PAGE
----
It’s been nearly five years since Hong Kong-based Chekk made its Finovate debut at FinovateAsia. The company, co-founded by CEO Pascal Nizri, is a B2B2C digital identity ecosystem that shifts ownership of personal data from businesses to individuals as part of its strategy to provide better, more seamless identity verification services.
“We all know how reluctant Internet users have become to share personal data online,” Chekk co-founder and Chief Operating Officer Benjamin Petit said from the Finovate stage during his company’s demo. “On the other side regulators are forcing banks and financial service providers to collect an increasing amount of data for compliance reasons. And this done during lengthy and painful KYCs that are costly for banks.”
Via a mobile app, Chekk empowers individuals to own their own personal data and control how much of their data they share. At the same time, businesses get access to a secure online or API-based platform that enables them to make data requests and conduct other customer interactions – from onboarding due diligence and ID verification to secure messaging for chats and statements – seamlessly.
Chekk’s SaaS solutions help the company’s retail, private, and corporate customers manage a range of digital identity and data portability challenges and operations. These include multi-language AML checks, including Arabic, Russian, and Chinese, as well as identity verification for more than 200 countries, biometric digital signatures, tools to create and maintain digital forms, a secure encrypted data wallet, and global connectivity to more than 400 million business data sources.
Bain Capital is the latest financial institution to choose Chekk as its partner when it comes to digital identity verification. With $155 billion in assets, the Boston-based alternative investment firm announced in July that it will leverage Chekk’s technology to provide KYB verification for businesses, merchants, and third parties, as well as KYC for individual customers.
The Bain partnership news comes in the wake of Chekk’s announcement of a significant investment (described as “multi-million dollar”) in a round led by HSBC Alternatives, a wing of HSBC Asset Management. The funding builds on previous funding from investors such as SOSV and LeFonds, a pair of venture capital firms, as well as individual investor David Gurle, founder of Symphony Communications Services.
“Thanks to its founders’ hands-on experience, Chekk is building a suite of services that extends well beyond compliance-driven KYC/KYB and puts commercial relationships at the core of its value proposition,” HSBC Asset Management Head of Venture and Growth Investments Remi Bourrette said. “This resonates with our fintech fund’s themes of improving access to financial services while managing the risks arising from criminal activities.
Have we arrived at a reckoning for Hong Kong-based fintech? While the clamp down on Big Tech in China has gotten most of the attention from international technology analysts and observers, the impact on fintech developments in Hong Kong have been relatively overlooked. A recent survey conducted by Google and financial consultancy Quinlan & Associates suggests that the fintech industry in Hong Kong could be in for challenging times.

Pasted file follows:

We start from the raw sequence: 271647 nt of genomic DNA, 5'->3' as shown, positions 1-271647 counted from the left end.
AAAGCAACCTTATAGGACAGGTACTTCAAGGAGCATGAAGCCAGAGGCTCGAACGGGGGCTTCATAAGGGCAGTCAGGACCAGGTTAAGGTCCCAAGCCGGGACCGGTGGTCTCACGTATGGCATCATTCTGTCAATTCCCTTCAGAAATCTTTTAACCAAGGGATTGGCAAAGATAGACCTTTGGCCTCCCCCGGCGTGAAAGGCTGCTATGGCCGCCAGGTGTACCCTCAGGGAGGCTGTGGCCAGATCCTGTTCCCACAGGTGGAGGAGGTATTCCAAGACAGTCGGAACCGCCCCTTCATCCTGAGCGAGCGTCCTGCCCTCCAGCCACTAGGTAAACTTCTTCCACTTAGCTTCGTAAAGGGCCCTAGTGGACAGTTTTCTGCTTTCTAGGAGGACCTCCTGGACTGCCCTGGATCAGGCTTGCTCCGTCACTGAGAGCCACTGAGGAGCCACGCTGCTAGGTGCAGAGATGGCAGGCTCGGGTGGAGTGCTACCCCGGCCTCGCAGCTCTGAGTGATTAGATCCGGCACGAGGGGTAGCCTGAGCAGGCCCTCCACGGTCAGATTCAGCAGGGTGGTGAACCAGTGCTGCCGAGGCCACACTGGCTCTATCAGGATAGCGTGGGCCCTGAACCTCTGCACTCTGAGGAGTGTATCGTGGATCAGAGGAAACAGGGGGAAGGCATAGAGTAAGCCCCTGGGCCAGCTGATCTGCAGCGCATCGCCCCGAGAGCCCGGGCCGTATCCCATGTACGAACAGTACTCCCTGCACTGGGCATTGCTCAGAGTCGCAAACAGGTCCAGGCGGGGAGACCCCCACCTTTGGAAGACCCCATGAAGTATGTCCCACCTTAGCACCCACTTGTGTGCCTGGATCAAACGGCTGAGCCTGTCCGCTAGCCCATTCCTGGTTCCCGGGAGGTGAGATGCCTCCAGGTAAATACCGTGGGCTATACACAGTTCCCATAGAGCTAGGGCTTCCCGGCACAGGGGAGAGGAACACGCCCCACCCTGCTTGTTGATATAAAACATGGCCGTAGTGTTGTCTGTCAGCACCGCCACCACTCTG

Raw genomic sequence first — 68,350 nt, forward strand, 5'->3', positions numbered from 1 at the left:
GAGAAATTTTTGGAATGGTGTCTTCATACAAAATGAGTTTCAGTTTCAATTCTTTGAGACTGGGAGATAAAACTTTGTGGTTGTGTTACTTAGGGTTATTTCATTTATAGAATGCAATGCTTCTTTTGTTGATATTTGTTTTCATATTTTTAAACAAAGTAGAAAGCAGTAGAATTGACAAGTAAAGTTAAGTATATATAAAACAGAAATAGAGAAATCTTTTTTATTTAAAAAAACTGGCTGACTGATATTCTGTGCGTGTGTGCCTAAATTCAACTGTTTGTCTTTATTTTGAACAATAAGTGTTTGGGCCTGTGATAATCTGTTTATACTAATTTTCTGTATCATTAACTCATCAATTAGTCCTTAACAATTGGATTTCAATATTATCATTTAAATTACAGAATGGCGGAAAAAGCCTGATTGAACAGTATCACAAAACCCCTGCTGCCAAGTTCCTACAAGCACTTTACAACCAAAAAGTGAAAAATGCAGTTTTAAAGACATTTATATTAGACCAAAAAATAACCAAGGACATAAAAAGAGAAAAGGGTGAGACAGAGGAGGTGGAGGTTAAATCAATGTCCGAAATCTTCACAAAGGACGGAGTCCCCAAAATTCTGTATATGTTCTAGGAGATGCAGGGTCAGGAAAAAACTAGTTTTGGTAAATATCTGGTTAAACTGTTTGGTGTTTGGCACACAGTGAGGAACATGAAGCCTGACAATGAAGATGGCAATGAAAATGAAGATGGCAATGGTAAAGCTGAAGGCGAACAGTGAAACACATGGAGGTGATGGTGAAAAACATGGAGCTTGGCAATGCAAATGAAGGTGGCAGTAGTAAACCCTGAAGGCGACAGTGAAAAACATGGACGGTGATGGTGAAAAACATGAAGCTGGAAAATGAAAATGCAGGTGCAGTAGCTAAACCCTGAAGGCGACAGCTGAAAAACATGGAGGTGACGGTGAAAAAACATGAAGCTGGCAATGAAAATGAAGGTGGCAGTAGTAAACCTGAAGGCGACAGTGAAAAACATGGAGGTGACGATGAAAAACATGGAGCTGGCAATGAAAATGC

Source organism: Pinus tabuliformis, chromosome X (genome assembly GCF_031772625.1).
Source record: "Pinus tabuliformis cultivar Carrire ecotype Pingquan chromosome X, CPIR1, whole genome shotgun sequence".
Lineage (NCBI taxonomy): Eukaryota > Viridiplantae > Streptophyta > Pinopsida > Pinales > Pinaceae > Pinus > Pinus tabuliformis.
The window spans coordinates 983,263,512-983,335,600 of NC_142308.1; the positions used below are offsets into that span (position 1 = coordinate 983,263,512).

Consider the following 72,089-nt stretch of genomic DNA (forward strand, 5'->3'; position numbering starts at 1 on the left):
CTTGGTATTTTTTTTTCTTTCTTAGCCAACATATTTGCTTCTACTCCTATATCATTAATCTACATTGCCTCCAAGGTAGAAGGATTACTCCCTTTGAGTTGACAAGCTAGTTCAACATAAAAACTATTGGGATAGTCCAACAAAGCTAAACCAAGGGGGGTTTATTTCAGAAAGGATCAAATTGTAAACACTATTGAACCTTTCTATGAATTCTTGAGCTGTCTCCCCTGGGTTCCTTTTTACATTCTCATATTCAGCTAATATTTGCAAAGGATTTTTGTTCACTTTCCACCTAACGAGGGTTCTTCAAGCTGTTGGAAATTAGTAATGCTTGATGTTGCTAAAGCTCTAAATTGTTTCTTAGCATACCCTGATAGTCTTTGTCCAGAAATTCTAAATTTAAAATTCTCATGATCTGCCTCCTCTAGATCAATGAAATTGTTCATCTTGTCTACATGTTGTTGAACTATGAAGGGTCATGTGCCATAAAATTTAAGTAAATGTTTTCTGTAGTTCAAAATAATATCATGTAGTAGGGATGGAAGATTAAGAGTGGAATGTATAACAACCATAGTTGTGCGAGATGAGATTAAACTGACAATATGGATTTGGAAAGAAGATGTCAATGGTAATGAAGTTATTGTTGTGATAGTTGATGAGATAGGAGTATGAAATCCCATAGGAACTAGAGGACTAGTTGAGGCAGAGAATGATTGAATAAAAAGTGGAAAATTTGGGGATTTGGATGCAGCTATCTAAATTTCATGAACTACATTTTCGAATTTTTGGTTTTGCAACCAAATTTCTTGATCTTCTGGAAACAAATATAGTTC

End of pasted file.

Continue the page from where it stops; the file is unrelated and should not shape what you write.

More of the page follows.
Specifically, the survey revealed that 60% of the 120+ C-suite executives from early- and late-stage private fintechs contacted felt that Hong Kong was “relatively uncompetitive compared to other fintech hubs.” Among the reasons cited were the city’s regulatory environment, which was viewed as “costly, complex, and time-consuming,” as well as a “talent gap” that had been made worse by the COVID-19 pandemic. This talent gap extends beyond technical and product innovation roles to include sales and marketing talent, as well.
Hong Kong has been responsive to these challenges, according to a report from South China Morning Post. The city’s central bank, the Hong Kong Monetary Authority, unveiled a four-year plan in June – the Greater Bay Fintech Talent Initiative – that included a pledge to “groom all-round fintech talent” and to provide greater funding assistance for fintech projects. The initiative will feature the support of 20 financial institutions including HSBC, Goldman Sachs, Bank of America, JPMorgan Chase, Citigroup, and Hong Kong’s stock exchange. Tech giant Ant Group will also participate in the initiative — the only tech-based company to take part.
“While nurturing local fintech talent has been one of Ant Group’s key missions for years,” Ant Group EVP for strategy development and government affairs Jennifer Tan said, “it’s the group’s honor to join partners from various aspects in cultivating tech talent through the Greater Bay Fintech Talent Initiative.”
Here is our look at fintech innovation around the world.
Central and Eastern Europe
- Azerbaijan-based fintech SmilePay announced partnerships with a pair of major food retailers.
- German neobank Vivid secured an investment license from the Dutch Financial Supervisory Authority AFM.
- Hungarian National Bank turned to Grape Solutions to provide IT services per a new 60-month framework agreement.